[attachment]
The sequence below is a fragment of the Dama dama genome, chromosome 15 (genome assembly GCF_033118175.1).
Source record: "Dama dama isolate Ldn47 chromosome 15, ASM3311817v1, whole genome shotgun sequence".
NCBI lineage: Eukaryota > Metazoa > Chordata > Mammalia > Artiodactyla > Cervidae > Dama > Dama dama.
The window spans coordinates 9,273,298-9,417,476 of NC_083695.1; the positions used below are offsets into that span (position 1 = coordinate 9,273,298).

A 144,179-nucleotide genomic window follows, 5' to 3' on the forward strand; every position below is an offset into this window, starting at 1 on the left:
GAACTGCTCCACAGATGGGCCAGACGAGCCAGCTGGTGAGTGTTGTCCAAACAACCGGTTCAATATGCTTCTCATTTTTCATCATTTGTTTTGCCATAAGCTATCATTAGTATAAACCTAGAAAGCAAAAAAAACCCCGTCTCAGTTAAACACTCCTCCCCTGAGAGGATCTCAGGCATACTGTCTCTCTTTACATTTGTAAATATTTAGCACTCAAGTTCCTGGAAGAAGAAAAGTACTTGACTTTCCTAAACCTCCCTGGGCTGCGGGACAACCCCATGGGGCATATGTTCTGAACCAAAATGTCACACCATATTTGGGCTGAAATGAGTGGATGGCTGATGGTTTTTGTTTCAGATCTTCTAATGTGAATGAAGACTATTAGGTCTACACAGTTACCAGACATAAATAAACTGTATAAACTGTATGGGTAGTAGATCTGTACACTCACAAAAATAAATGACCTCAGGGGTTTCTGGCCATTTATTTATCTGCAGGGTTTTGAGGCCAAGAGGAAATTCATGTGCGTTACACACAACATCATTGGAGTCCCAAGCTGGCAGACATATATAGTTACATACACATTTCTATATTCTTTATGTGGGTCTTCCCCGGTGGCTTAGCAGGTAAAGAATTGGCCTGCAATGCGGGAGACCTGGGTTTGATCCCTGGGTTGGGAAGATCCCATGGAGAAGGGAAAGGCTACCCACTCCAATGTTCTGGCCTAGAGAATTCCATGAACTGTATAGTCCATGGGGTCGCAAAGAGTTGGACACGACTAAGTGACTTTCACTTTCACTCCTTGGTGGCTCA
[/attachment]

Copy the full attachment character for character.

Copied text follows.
The sequence below is a fragment of the Dama dama genome, chromosome 15 (genome assembly GCF_033118175.1).
Source record: "Dama dama isolate Ldn47 chromosome 15, ASM3311817v1, whole genome shotgun sequence".
NCBI lineage: Eukaryota > Metazoa > Chordata > Mammalia > Artiodactyla > Cervidae > Dama > Dama dama.
The window spans coordinates 9,273,298-9,417,476 of NC_083695.1; the positions used below are offsets into that span (position 1 = coordinate 9,273,298).

A 144,179-nucleotide genomic window follows, 5' to 3' on the forward strand; every position below is an offset into this window, starting at 1 on the left:
GAACTGCTCCACAGATGGGCCAGACGAGCCAGCTGGTGAGTGTTGTCCAAACAACCGGTTCAATATGCTTCTCATTTTTCATCATTTGTTTTGCCATAAGCTATCATTAGTATAAACCTAGAAAGCAAAAAAAACCCCGTCTCAGTTAAACACTCCTCCCCTGAGAGGATCTCAGGCATACTGTCTCTCTTTACATTTGTAAATATTTAGCACTCAAGTTCCTGGAAGAAGAAAAGTACTTGACTTTCCTAAACCTCCCTGGGCTGCGGGACAACCCCATGGGGCATATGTTCTGAACCAAAATGTCACACCATATTTGGGCTGAAATGAGTGGATGGCTGATGGTTTTTGTTTCAGATCTTCTAATGTGAATGAAGACTATTAGGTCTACACAGTTACCAGACATAAATAAACTGTATAAACTGTATGGGTAGTAGATCTGTACACTCACAAAAATAAATGACCTCAGGGGTTTCTGGCCATTTATTTATCTGCAGGGTTTTGAGGCCAAGAGGAAATTCATGTGCGTTACACACAACATCATTGGAGTCCCAAGCTGGCAGACATATATAGTTACATACACATTTCTATATTCTTTATGTGGGTCTTCCCCGGTGGCTTAGCAGGTAAAGAATTGGCCTGCAATGCGGGAGACCTGGGTTTGATCCCTGGGTTGGGAAGATCCCATGGAGAAGGGAAAGGCTACCCACTCCAATGTTCTGGCCTAGAGAATTCCATGAACTGTATAGTCCATGGGGTCGCAAAGAGTTGGACACGACTAAGTGACTTTCACTTTCACTCCTTGGTGGCTCA